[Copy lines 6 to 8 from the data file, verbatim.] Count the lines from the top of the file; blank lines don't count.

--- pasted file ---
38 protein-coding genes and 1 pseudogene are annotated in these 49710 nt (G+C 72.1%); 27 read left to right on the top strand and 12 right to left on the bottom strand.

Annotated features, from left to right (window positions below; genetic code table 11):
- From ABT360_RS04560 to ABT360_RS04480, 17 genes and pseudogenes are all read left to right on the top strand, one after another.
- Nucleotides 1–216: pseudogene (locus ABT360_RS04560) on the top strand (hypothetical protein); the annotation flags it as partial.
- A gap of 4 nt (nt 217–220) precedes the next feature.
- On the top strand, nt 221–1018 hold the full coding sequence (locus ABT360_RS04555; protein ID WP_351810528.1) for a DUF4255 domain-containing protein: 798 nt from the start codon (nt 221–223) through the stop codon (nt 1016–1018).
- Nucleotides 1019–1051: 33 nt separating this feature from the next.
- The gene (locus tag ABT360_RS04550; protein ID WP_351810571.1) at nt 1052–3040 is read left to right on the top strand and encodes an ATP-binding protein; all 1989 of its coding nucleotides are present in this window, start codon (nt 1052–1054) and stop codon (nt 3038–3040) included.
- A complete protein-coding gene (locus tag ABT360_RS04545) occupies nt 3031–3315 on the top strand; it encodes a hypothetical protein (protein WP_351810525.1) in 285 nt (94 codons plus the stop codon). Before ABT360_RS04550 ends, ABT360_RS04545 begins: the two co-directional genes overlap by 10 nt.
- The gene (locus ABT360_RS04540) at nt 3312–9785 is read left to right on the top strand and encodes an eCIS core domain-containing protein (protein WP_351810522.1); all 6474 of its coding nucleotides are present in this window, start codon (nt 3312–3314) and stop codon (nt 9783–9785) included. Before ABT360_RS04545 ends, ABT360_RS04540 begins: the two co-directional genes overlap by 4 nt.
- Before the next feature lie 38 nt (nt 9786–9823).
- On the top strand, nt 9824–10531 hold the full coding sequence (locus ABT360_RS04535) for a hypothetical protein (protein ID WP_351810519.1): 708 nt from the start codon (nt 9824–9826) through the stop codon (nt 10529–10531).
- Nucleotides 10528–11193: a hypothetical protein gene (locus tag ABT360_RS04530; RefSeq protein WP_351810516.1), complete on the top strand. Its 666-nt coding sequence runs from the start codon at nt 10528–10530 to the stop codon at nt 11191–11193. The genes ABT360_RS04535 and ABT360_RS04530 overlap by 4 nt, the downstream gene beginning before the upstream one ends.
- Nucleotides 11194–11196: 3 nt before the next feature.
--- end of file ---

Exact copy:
- On the top strand, nt 221–1018 hold the full coding sequence (locus ABT360_RS04555; protein ID WP_351810528.1) for a DUF4255 domain-containing protein: 798 nt from the start codon (nt 221–223) through the stop codon (nt 1016–1018).
- Nucleotides 1019–1051: 33 nt separating this feature from the next.
- The gene (locus tag ABT360_RS04550; protein ID WP_351810571.1) at nt 1052–3040 is read left to right on the top strand and encodes an ATP-binding protein; all 1989 of its coding nucleotides are present in this window, start codon (nt 1052–1054) and stop codon (nt 3038–3040) included.